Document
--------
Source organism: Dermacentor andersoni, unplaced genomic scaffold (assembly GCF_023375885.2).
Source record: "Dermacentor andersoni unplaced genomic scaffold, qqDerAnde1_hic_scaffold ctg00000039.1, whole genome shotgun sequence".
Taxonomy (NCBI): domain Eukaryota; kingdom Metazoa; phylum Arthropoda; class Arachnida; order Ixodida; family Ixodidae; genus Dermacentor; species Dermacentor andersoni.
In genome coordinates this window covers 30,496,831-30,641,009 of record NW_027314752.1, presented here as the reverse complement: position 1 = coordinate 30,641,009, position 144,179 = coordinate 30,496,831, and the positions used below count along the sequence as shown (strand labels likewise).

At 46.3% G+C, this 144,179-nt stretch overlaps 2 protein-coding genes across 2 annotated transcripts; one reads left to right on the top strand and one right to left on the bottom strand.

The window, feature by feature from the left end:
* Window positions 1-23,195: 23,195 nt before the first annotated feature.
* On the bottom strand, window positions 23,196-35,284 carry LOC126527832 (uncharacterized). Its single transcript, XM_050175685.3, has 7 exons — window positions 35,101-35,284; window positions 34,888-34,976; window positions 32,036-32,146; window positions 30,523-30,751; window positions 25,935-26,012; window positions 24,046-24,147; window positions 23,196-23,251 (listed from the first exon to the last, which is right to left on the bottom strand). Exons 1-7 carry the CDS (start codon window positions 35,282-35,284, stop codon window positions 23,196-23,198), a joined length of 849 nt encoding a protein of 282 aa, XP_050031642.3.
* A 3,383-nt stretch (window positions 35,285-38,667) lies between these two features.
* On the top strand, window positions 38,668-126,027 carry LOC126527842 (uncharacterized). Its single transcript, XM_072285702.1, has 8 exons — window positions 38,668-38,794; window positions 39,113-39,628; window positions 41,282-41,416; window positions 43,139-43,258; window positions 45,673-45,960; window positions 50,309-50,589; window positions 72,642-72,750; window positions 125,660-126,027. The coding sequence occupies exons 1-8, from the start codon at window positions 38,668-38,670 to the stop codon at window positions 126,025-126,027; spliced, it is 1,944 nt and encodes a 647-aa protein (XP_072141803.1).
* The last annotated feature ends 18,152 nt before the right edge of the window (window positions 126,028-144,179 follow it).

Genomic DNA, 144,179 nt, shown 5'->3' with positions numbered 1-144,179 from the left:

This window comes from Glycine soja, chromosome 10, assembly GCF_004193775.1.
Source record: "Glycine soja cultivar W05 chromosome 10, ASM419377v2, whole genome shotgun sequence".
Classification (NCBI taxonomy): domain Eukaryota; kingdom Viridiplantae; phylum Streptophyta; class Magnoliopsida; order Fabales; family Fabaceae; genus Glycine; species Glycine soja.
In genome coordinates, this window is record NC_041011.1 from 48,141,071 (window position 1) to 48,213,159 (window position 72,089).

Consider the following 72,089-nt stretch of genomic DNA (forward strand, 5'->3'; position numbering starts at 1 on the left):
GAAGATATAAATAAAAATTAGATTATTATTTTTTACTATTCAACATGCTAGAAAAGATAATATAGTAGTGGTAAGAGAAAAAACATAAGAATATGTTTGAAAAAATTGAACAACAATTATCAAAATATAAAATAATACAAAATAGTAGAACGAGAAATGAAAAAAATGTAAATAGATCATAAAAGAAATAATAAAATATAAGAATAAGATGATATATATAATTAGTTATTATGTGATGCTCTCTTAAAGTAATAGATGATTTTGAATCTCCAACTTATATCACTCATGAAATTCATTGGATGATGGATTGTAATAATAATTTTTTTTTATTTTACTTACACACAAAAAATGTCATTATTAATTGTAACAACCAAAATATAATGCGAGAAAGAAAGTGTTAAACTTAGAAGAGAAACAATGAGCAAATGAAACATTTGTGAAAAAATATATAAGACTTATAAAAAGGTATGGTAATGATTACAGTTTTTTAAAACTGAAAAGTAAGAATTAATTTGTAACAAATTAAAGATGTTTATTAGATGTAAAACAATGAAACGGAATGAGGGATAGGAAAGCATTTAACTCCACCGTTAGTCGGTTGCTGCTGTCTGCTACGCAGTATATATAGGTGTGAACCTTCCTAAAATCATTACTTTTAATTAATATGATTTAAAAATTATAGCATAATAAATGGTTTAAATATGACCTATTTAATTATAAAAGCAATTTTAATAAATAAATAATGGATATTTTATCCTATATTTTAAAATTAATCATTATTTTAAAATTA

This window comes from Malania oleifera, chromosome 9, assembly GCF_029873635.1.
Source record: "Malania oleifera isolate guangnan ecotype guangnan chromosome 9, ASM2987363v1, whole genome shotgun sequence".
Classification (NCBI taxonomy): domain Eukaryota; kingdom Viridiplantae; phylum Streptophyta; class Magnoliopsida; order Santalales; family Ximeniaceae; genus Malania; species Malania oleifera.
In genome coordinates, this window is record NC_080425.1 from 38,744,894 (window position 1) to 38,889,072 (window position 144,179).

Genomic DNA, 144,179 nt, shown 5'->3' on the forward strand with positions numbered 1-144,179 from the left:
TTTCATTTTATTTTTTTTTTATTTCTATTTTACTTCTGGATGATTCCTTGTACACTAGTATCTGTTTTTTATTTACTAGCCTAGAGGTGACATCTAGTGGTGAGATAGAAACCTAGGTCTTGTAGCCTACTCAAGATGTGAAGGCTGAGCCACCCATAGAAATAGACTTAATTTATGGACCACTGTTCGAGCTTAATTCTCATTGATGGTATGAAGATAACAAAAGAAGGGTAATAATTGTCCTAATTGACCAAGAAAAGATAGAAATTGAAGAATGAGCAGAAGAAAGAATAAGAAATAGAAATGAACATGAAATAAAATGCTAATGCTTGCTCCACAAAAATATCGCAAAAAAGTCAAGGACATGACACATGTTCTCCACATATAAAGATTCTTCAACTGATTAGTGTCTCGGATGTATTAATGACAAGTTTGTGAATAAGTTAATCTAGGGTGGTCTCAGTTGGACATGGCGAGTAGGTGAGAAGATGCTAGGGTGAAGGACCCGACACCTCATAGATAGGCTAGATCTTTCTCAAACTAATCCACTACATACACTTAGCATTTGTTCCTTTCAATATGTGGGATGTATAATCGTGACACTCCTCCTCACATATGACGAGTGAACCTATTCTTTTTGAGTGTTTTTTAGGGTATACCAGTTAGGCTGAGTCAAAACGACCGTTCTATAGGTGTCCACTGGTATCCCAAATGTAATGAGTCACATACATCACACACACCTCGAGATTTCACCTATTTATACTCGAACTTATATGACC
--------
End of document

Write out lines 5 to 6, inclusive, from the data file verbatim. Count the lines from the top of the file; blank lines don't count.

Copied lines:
At 46.3% G+C, this 144,179-nt stretch overlaps 2 protein-coding genes across 2 annotated transcripts; one reads left to right on the top strand and one right to left on the bottom strand.

The window, feature by feature from the left end: